51) A children's ward, Christmas, 1910.
Although the modern Belvidere has been involved in various medical specialities, its origin springs from a more dangerous time. Despite the introduction of a fresh water supply to Glasgow from Loch Katrine in 1860, the city remained an extremely unhealthy place. The squalid conditions in which the overcrowded inhabitants had to live promoted the rise and spread of disease. Belvidere Hospital was built in rapid response to one such epidemic.
In 1870 an outbreak of "relapsing fever" swept through the city, filling all available fever accommodation at the Royal Infirmary and Kennedy St Hospital. The city fathers purchased Belvidere estate in October of that year to build a temporary facility to isolate and care for the sufferers. By March, 1871 the speedily constructed pavilions were home to 366 patients and in the ensuing three years of the epidemic, over 3,000 cases were treated at the hospital.
To maximise the benefits from having such a facility so far removed - at that time - from the main centre of the population, and because of a suspicion that smallpox was escaping from Kennedy St into the neighbouring tenements, it was decided that a permanent fever and smallpox hospital be sited at Belvidere.
When built over the next two decades, it was the largest of its kind outside London and the finest barring none. Some innovatory features of the new hospital were double glazing to maintain temperatures and rounded window sills to prevent the retention of dust! Most of the original buildings survive, although they have been modernised.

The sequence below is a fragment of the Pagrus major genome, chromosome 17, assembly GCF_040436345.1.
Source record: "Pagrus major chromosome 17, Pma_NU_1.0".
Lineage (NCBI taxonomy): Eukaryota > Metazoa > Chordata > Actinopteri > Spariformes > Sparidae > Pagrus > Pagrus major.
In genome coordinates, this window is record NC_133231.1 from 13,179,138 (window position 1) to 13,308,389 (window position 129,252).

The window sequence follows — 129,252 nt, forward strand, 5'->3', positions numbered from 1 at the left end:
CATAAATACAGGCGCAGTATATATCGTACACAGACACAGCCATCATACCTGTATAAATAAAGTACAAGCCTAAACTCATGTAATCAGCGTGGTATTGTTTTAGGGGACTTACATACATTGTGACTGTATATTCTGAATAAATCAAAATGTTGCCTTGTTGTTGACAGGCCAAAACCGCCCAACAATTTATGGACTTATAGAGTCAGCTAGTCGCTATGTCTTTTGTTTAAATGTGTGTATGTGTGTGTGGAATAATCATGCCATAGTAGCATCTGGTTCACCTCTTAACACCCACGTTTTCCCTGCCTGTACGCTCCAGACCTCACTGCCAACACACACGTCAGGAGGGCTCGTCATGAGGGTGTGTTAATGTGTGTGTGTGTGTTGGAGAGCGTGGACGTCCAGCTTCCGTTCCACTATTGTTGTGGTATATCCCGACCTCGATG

Over the years the hospital cared for the victims of many dreadful illnesses including typhus, smallpox, sleeping sickness, polio - in which pioneering techniques in treatment were pursued - and diphtheria. In 1900 it even had to deal with an outbreak of bubonic plague - the "Black Death" of medieval times. The work was tiring, innovatory and dangerous, and nursing maids, nurses and doctors died in caring for their charges. At one time young doctors could not find insurance until they themselves had survived typhus.
A Chest Clinic opened in 1952 to help in the fight against tuberculosis, a disease which ravaged Glasgow within living memory. In recent years the hospital has increasingly been used to provide a service to the elderly, but its longer term future is now uncertain.